Memorial Day always reminds me of my favorite veteran, my Dad. While my Dad was long past his active duty days by the time that I came along, he often shared with me the lessons he gained as a result of his Army service. He spoke of honor, integrity, duty and love of country. He reminded me time and again, that there are things to be done simply because they are the right things to do.
I remember to this day, an experience of some thirty plus years ago. I was a small child when my family traveled to a service at the Chapel of the Four Chaplains in my hometown of Philadelphia. A group of men and women were being honored for acting in a manner reminiscent of the fabled Four Chaplains. Among the honored was my father.
While the speaker saluted my father and his heroic actions in rescuing an elderly woman from a burning building he also recounted a story which I had never heard before. This gentleman spoke about how my Dad had every tooth in his mouth broken out and had also lost the sight in one eye as a result of injuries sustained while serving in Korea. Later that day, as I asked my Dad about this, he simply said he was the lucky one because the other man in the jeep never made it home at all. We never spoke of it again.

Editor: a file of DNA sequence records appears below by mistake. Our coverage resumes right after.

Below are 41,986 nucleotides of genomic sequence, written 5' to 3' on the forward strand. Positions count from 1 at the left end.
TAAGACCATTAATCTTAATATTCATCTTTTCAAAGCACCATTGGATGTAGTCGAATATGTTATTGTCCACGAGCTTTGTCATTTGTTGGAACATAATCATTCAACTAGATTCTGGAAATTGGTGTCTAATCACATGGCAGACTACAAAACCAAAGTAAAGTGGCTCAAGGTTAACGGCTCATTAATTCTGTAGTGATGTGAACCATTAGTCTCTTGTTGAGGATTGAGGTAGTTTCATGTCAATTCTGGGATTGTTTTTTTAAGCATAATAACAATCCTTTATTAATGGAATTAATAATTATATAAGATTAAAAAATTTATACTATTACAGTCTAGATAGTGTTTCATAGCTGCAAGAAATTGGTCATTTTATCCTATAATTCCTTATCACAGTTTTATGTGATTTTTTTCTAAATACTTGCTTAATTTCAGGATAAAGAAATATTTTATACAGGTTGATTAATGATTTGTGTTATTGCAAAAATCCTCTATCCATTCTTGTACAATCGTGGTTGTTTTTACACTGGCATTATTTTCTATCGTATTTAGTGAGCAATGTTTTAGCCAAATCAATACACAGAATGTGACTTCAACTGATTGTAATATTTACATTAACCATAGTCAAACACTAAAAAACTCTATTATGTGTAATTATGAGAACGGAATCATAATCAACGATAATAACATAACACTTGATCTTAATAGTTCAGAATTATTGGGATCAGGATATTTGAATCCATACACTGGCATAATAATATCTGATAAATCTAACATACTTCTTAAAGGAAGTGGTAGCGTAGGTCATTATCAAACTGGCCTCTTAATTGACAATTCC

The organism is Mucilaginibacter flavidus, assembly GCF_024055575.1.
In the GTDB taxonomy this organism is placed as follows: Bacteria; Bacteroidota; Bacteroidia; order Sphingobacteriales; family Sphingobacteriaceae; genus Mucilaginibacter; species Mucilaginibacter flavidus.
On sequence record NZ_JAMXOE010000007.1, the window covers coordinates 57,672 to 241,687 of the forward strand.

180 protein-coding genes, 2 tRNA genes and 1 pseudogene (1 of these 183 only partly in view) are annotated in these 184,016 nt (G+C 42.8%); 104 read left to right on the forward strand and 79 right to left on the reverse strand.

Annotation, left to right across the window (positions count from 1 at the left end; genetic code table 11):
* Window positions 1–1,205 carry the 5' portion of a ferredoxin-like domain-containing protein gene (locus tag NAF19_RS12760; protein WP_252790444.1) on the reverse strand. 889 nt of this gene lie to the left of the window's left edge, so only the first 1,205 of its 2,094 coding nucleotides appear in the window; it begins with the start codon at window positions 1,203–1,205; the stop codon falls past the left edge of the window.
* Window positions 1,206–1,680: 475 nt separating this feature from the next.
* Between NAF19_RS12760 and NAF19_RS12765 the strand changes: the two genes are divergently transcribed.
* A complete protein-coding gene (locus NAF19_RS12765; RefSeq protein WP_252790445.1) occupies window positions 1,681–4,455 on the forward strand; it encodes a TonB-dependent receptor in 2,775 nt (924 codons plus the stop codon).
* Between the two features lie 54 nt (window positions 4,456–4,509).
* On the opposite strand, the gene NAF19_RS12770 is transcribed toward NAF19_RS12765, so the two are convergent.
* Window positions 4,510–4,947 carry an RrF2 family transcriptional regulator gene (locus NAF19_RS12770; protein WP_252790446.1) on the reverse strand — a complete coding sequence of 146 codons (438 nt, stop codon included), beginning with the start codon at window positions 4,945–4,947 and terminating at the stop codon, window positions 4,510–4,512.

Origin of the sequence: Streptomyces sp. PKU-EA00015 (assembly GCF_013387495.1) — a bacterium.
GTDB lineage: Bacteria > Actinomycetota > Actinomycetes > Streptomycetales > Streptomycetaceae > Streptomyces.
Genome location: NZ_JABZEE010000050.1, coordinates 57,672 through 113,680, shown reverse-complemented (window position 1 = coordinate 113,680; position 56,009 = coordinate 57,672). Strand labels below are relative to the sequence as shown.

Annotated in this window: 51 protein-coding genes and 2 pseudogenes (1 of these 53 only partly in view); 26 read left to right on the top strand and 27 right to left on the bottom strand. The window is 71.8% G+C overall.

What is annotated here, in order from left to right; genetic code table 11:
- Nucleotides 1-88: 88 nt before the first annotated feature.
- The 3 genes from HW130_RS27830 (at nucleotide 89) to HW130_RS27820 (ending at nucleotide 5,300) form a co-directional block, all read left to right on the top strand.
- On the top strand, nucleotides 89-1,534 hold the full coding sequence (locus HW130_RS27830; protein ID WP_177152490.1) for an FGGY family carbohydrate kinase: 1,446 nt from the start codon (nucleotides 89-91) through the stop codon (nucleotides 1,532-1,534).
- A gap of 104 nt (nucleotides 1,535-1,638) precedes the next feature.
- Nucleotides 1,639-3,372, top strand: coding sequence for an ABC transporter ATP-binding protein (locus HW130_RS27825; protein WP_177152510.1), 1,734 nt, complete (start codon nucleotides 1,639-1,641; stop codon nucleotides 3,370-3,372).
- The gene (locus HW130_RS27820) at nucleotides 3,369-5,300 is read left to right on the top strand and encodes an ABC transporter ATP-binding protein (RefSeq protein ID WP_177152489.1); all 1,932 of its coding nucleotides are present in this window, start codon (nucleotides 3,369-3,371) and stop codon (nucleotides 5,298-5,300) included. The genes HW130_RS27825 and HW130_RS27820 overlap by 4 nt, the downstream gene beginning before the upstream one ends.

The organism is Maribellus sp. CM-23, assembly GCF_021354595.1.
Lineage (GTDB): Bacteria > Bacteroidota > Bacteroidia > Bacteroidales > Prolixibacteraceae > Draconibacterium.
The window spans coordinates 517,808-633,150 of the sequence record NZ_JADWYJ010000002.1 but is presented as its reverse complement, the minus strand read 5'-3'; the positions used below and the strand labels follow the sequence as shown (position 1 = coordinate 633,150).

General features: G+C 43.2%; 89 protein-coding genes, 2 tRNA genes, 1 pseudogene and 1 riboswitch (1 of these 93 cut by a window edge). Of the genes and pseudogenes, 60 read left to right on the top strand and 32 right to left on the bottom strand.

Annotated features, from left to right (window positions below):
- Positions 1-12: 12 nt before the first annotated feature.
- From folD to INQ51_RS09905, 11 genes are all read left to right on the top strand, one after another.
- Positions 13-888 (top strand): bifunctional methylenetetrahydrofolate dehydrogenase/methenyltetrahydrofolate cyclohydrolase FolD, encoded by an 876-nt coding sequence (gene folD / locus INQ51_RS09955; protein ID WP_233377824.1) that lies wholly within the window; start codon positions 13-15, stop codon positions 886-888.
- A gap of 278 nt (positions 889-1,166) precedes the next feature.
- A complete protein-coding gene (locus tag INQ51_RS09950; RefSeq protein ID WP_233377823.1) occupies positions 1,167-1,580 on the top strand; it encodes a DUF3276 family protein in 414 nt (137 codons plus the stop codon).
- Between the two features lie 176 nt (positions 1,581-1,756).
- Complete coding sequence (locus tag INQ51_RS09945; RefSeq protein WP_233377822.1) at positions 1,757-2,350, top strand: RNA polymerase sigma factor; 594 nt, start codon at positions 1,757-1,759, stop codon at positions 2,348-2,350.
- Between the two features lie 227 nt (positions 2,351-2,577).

I think of this story every time I visit my Dad who now rests with his comrades in arms at the South Florida National Veterans’ Cemetery. I only knew of his sacrifice because someone else told me about it.
Real heroes don’t tell you what they have done and they do not ask for thanks. That is why when I stand with my sons, each of us in our Scout uniform helping to honor the memory of the fallen as part of a ceremony at a local cemetery, I find my eyes filled with tears and my heart with pride when so many real heroes offer thanks to my sons for coming out to offer a salute to them. I am so very proud of my sons and I stand completely humbled just to be among some of America’s best. No, real heroes never do ask for thanks but I hope they can still hear all of us offering thanks loud and clear.
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